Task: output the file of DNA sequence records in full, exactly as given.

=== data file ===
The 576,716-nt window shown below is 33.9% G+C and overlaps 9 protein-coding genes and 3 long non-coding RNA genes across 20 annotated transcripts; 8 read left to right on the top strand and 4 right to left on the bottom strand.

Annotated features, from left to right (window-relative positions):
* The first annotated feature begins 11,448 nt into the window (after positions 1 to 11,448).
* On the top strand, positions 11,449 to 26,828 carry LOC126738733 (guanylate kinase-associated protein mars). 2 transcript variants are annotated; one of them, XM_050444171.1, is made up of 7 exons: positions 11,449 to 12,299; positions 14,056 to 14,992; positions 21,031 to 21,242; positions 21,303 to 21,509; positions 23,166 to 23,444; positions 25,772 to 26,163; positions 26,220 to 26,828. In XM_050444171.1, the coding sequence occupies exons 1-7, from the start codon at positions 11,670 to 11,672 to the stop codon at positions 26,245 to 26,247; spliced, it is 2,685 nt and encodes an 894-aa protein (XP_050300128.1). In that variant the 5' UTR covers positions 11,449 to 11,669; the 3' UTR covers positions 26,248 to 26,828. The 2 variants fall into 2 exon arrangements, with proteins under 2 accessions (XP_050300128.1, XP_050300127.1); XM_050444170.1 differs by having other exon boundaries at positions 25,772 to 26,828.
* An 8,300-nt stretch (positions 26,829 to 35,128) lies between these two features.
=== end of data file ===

The 576,716-nt window shown below is 33.9% G+C and overlaps 9 protein-coding genes and 3 long non-coding RNA genes across 20 annotated transcripts; 8 read left to right on the top strand and 4 right to left on the bottom strand.

Annotated features, from left to right (window-relative positions):
* The first annotated feature begins 11,448 nt into the window (after positions 1 to 11,448).
* On the top strand, positions 11,449 to 26,828 carry LOC126738733 (guanylate kinase-associated protein mars). 2 transcript variants are annotated; one of them, XM_050444171.1, is made up of 7 exons: positions 11,449 to 12,299; positions 14,056 to 14,992; positions 21,031 to 21,242; positions 21,303 to 21,509; positions 23,166 to 23,444; positions 25,772 to 26,163; positions 26,220 to 26,828. In XM_050444171.1, the coding sequence occupies exons 1-7, from the start codon at positions 11,670 to 11,672 to the stop codon at positions 26,245 to 26,247; spliced, it is 2,685 nt and encodes an 894-aa protein (XP_050300128.1). In that variant the 5' UTR covers positions 11,449 to 11,669; the 3' UTR covers positions 26,248 to 26,828. The 2 variants fall into 2 exon arrangements, with proteins under 2 accessions (XP_050300128.1, XP_050300127.1); XM_050444170.1 differs by having other exon boundaries at positions 25,772 to 26,828.
* An 8,300-nt stretch (positions 26,829 to 35,128) lies between these two features.